Last month, I traded in my ludicrous New York City rent for a more affordable life in Hackensack, New Jersey. (Yes, it’s all my money got me.) Many of my friends who’d migrated to Jersey warned me about the NJ Transit app. It’s not good, they said. I didn’t take them too seriously. I was forged in the fires of the Metropolitan Transit Authority’s continually broken website circa 2001. After a seven-year stint in Tokyo navigating the labyrinthian Tokyo subway and bus system, what public transit app could ever befuddle me?
Upon opening the NJ Transit app, I was bombarded with more menus than I knew what to do with. Nothing is uniformly named. App navigation is a matryoshka doll of ill-organized tabs. Would you like to favorite the address of your home and work in the Trip Planner? Sorry. You’ll have to write it in each time. (Also, all the Trip Planner route suggestions are terrible. The fastest route should never involve taking a train to a bus to a train to a bus.)
Whenever I thought I’d figured everything out, the app would throw another curveball that left me facepalming harder than Captain Picard. For example, I wanted to see a schedule and a list of all the stops on my new bus route in order. It’s a simple enough ask. I went to go find the schedule for the four stops near my house and none of them were listed. In the real-time bus tracker feature, you can only view a list in alphabetical order. That’s fine if you’ve been on the same route for years. But whenever I’m new to an area, I feel less anxious if I have a sense of where my stop was in relation to others.
After screaming into a pillow, I found a workaround. If you slowly zoom in on the real-time bus tracker map, you can carefully search for the stops before and after yours. If you tap the stop ever so gently, you can find out the name and the buses arriving in the next hour. Just don’t go too quickly or the app will crash.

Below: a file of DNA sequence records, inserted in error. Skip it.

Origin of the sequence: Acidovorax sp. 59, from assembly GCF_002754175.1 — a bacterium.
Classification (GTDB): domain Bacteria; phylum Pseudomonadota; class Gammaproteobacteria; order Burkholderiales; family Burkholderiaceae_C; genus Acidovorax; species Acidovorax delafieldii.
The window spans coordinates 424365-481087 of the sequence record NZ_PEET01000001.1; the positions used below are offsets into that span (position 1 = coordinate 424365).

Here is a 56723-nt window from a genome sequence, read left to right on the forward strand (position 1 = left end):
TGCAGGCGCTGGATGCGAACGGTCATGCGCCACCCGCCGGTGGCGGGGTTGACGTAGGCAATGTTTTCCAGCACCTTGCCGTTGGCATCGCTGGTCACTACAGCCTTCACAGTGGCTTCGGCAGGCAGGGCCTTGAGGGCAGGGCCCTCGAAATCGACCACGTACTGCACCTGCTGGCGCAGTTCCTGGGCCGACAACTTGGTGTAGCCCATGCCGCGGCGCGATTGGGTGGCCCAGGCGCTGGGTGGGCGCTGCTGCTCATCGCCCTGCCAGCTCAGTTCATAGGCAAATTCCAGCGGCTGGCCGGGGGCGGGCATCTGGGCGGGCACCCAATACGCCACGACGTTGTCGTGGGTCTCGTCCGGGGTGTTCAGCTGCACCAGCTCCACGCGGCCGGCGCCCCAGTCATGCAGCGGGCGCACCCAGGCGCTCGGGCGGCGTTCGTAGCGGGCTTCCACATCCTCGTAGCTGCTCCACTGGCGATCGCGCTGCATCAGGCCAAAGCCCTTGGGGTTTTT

Using the NJ Transit app isn’t as bad for trains, but there’s no reason for there to be two wholly different experiences within the same app. Using it for the bus feels like walking past a slightly crooked painting, straightening it, and finding the next day that it’s crooked again. Some days, the app works fine when I scan my ticket. Others, I end up late despite leaving early because the driver has to patiently explain how to hold your phone so the new reader can properly scan the app. When I head to the office, I now use Google Maps and Citymapper to figure out the fastest route, and NJ Transit to buy my ticket and see when the bus is coming to my stop. On the way home, I have to add a third app to the mix because the NJ Transit app doesn’t include any gate information for the Port Authority Bus Terminal. This is unnecessarily clunky for a ride that shouldn’t be that complicated.
And it doesn’t have to be this way.
Despite the fact that the Tokyo subway map looks like a nightmarish web, getting around is extremely easy — even if you don’t speak a lick of Japanese. I used the Norikae Annai website while I lived there. The site is a little cluttered (many Japanese website are), but you plop in where you are and where you’re headed, time, and various options like whether you prefer express or local trains, fare, and whether you’re stopping / passing through any waypoint stations. It spits out a few route options based on which is fastest, easiest, or cheapest. If you want a timetable, all you have to do is enter your station. There’s a route map for the entire subway system if you’d rather view information that way. That’s just the site / app I like, but there are plenty of high-quality alternatives.
But I’m not even asking for NJ Transit to level up that hard. Right now, I need three apps (Google Maps, Citymapper, and NJ Transit) and a bookmarked PDF to ride one bus. I’d settle for one decent app like NYC Ferry. It takes two seconds to tap a route, find your stop, and a table of all the day’s departure times and real-time estimates. You can buy your tickets easily. It’s not going to win awards, but it’d also never inspire a screed like this. I’d also be fine if I could just tap to pay everywhere and just use Google Maps or Citymapper to figure out the rest. (Technically, tap to pay exists on some NJ Transit buses, but they don’t consistently work on the ones I’ve taken.)
New Jersey plans on introducing a 15 percent fare hike later this year and 3 percent annually starting in 2025. Governor Phil Murphy says the hike is justified because of all the improvements under his tenure. Online, commuters are asking, “What improvements?” This is an insidious problem. There’s not enough money to make the experience better, so you jack up prices. Nobody wants to pay more for the same crappy experience, so ridership goes down. Rinse and repeat. Fixing transit apps won’t break the cycle, but it would make my commute suck less. I’d be inclined to take the bus more frequently. My options would open up. It’s a baby step in the right direction and, frankly, I’ll take it.